The closet plays a crucial role in the Moroccan-Dutch coming-out drama El Houb (“The Love”). And we don’t mean that in the metaphorical sense—there is literally a closet, and a lot of the film takes place in it.
That’s the sort of sly humor that underpins the otherwise tense, emotional family dynamics at the heart of El Houb, the first narrative feature from filmmaker Shaffir Nasr. His film tells the story of Karim (Fahd Larhzaoui), a gay man living a happy, successful life in The Netherlands, who is nevertheless not out to the rest of his Muslim family.
After his father accidentally stumbles in on him with his boyfriend, Karim is forced to finally tell his family the truth. As he’d long feared, the initial conversation doesn’t go over well, with his mother asking him to leave, driving home her concern over “what the neighbors might think.” But, refusing to change himself or lose his loved ones, Karim shuts himself in their closet, which he won’t leave until they’ll talk with him.
Based loosely on its star’s own life, the main thrust of El Houb plays out during Karim’s sit-in and the frank conversations with his parents and brother that ensue, with interspersed flashbacks to his coming-of-age, his meet-cute with his partner, and a particularly memorable moment from childhood when men began kissing on TV and Karim’s mother rushes to find the remote and change the channel. Even as Karim navigates these tough talks and painful memories, writer/director Shariff Nasr maintains a sharp wit that brings a welcome levity to this singular family drama.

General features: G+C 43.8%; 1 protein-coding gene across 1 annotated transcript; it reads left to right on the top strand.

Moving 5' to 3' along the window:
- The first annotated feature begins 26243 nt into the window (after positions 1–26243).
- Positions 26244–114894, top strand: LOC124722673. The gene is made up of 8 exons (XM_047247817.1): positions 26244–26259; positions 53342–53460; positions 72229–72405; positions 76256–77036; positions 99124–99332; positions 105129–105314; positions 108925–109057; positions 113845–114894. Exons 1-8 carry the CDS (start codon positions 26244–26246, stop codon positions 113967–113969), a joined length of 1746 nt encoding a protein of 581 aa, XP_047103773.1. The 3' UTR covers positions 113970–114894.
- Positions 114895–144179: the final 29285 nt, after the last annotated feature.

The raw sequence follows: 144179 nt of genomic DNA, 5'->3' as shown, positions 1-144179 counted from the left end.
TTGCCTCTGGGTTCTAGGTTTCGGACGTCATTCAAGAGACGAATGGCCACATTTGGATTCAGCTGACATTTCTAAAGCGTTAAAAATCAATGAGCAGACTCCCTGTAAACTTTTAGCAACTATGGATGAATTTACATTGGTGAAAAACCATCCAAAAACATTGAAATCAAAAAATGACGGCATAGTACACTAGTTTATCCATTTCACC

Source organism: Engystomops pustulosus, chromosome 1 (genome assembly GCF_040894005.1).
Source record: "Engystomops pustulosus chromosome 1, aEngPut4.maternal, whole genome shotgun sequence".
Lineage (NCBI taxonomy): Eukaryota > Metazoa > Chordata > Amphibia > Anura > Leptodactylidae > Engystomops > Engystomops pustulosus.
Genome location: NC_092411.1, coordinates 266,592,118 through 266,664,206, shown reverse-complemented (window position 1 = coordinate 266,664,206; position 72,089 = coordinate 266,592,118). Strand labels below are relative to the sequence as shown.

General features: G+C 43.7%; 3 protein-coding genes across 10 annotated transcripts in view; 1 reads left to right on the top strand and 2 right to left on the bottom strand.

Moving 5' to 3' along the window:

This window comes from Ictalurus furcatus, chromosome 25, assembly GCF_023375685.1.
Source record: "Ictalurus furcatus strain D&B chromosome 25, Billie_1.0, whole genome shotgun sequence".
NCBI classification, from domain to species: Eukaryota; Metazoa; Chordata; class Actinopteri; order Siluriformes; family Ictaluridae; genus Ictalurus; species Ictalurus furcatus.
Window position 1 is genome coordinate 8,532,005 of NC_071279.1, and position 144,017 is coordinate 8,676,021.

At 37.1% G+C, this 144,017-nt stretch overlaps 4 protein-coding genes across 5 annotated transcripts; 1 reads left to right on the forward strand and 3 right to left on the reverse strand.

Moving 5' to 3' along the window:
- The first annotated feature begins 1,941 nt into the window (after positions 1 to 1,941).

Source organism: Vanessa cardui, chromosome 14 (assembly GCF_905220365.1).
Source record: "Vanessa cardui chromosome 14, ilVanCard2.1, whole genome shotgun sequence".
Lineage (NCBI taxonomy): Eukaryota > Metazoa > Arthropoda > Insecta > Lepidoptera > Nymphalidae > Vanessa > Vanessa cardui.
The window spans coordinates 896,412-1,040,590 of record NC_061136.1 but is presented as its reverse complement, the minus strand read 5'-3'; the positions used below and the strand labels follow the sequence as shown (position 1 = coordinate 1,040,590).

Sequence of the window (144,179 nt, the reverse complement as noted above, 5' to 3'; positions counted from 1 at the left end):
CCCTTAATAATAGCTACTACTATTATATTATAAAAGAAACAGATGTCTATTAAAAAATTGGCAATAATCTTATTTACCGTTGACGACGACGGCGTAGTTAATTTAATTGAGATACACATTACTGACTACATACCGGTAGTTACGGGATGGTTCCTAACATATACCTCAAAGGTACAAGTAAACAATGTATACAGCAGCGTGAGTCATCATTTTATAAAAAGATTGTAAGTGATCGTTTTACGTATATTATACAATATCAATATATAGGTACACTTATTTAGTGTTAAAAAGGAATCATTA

As Nasr has said, many LGBTQ stories about the MENA (Middle Eastern North African) community only offer two outcomes: “You either seem to choose for your family or your sexuality.” But, as his film explores: What happens if you want both? In attempting to answer this question with nuance and compassion, El Houb presents a different kind of coming-out story.
After premiering at San Francisco’s historic Frameline LGBTQ+ Film Festival, El Houb has played across the globe on the international film festival circuit. Though official release details have yet to be announced, Nasr is planning a theatrical rollout that will start in California, and hopes to spread the love (“el houb”) from there.
Ahead of its screening at the Melbourne Queer Film Festival, the film has premiered a new trailer, which you can watch below: